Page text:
Convenience Parallel Processing methods for Ruby

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This Ruby gem adds three methods to any Enumerable (notably including any Array). The two added methods are:

  • pmap parallel map
  • peach parallel each
  • peach_with_index parallel each_with_index

Threading in Ruby has limitations.

Matz Ruby 1.8.* uses green threads. All Ruby threads are run within a single thread in a single process. A single Ruby program will never use more than a single core of a mutli-core machine.

Matz Ruby 1.9.* uses native threads. Each Ruby thread maps directly to a thread in the underlying operating system. In theory, a single Ruby program can use multpile cores. Unfortunately, there is a global interpreter lock GIL that causes single-threaded behavior.

JRuby also uses native threads. JRuby avoids the global interpreter lock, allowing a single Ruby program to really use multiple CPU cores.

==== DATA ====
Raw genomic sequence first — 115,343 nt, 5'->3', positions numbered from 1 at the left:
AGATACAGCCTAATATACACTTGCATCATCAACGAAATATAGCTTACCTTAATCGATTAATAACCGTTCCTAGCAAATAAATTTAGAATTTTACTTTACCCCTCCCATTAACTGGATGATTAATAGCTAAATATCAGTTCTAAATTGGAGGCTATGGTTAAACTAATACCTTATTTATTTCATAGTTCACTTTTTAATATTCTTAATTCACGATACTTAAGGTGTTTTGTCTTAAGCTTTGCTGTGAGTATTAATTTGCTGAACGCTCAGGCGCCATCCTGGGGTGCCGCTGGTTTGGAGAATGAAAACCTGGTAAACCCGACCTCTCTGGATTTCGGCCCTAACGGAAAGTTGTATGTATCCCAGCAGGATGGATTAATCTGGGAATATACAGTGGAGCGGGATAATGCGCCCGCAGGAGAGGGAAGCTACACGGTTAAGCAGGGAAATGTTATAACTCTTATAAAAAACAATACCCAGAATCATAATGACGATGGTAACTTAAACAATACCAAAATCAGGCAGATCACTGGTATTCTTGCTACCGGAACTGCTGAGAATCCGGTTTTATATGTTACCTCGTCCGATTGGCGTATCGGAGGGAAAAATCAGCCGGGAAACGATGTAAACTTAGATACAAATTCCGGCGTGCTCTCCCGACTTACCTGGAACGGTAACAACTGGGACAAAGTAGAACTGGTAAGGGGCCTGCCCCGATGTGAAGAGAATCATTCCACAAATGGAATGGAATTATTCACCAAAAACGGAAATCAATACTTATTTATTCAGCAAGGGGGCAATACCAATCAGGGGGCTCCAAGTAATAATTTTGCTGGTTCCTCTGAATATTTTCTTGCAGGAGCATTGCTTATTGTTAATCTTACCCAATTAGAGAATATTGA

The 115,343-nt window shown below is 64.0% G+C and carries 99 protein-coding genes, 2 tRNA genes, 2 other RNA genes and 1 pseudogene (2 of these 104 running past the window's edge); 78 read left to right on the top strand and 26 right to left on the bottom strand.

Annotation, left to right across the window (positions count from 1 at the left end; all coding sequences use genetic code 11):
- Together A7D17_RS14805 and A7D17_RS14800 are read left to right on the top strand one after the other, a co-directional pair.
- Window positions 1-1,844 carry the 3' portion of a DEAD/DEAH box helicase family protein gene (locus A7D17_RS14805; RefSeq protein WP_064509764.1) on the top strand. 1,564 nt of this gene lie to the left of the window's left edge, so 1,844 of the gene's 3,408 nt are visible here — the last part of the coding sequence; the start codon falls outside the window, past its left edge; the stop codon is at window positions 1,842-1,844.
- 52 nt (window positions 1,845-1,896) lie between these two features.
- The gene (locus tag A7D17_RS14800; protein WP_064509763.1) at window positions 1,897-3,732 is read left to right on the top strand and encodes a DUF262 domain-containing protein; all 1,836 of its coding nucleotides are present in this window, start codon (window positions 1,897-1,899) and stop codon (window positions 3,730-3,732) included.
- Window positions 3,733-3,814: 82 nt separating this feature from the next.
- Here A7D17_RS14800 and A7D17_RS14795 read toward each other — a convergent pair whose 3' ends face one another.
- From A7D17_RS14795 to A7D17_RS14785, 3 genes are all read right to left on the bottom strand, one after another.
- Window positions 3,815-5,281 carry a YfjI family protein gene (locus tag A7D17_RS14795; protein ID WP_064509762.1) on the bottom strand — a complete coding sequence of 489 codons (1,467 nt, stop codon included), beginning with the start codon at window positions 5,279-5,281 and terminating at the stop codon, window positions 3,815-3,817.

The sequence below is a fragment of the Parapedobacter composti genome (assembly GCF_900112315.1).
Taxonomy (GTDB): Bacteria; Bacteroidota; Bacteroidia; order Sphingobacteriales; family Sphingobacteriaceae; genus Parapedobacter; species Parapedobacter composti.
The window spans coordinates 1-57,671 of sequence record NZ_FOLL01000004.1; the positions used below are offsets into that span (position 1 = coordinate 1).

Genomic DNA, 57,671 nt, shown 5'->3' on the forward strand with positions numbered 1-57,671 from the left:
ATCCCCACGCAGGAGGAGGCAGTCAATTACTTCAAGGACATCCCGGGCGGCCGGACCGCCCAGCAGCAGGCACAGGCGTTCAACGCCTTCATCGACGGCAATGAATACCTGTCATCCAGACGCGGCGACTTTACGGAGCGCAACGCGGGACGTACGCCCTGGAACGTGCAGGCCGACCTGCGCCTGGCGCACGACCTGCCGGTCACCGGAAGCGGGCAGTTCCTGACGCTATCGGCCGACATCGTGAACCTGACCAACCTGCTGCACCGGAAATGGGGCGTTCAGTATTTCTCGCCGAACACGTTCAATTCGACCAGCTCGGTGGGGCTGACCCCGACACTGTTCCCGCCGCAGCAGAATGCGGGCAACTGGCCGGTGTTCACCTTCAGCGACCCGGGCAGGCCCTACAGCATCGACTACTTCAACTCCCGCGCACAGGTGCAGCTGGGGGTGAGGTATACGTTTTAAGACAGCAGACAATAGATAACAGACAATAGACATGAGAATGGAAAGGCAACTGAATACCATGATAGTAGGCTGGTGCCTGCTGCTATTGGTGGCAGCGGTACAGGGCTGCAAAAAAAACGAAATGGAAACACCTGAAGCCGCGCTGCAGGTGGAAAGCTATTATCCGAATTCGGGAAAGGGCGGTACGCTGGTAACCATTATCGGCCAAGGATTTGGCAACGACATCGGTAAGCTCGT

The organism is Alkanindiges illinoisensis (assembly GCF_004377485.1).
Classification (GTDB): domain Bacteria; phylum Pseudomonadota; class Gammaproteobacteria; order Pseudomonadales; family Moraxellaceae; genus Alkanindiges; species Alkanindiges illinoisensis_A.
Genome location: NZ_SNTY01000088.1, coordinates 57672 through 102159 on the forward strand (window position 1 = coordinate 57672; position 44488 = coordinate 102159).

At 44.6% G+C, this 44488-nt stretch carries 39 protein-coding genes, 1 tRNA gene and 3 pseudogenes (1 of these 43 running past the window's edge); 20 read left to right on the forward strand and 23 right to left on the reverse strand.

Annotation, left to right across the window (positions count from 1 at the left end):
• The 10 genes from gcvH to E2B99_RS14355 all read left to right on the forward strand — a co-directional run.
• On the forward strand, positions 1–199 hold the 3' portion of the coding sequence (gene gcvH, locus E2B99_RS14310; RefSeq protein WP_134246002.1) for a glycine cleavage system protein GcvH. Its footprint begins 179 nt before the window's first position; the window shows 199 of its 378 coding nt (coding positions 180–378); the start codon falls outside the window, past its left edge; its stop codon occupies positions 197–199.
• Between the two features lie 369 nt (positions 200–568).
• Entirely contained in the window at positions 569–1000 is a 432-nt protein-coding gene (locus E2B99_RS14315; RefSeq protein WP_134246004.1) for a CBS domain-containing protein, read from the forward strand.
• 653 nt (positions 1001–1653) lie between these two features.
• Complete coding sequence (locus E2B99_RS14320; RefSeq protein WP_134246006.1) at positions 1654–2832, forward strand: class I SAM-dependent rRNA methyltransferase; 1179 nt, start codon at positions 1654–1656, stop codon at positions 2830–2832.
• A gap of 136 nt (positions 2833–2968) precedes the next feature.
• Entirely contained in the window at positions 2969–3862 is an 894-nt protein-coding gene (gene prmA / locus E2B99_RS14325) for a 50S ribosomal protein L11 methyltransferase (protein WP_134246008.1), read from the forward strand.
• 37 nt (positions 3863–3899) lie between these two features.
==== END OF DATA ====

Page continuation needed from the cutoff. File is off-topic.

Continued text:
Threading useful for remote IO, such as HTTP

Despite the Matz Ruby threading limitations, IO bound actions can greatly benefit from multi-threading. A very typical use is making multiple HTTP requests in parallel. Issuing those requests in separate Ruby threads means the requests will be issued very quickly, well before the responses start coming back. As responses come back, they will be processed as they arrive.


Suppose that we have a function get_quote that calls out to a stock quote service to get a current stock price. The response time for get_quote ranges averages 0.5 seconds.

stock_symbols = [:ibm, :goog, :appl, :msft, :hp, :orcl]

# This will take about three seconds;
# an eternity if you want to render a web page.
stock_quotes = {|s| get_quote(s)}

# Replacing "map" with "pmap" speeds it up.
# This will take about half a second;
# however long the single slowest response took.
stock_quotes = stock_symbols.pmap {|s| get_quote(s)}

Thread Count

The thread count defaults to 64 and is set based on $pmap_default_thread_count.

You can also set the thread count per call by passing it as an argument to the pmap and peach methods.

# Use the default thread count (64)
(1..128).peach { |i| sleep 1 } # Takes 2 seconds

# Use a thread count of 128
(1..128).peach(128) { |i| sleep 1 } # Takes 1 second

# Use a thread count of 2
(1..128).peach(2) { |i| sleep 1 } # Takes 64 seconds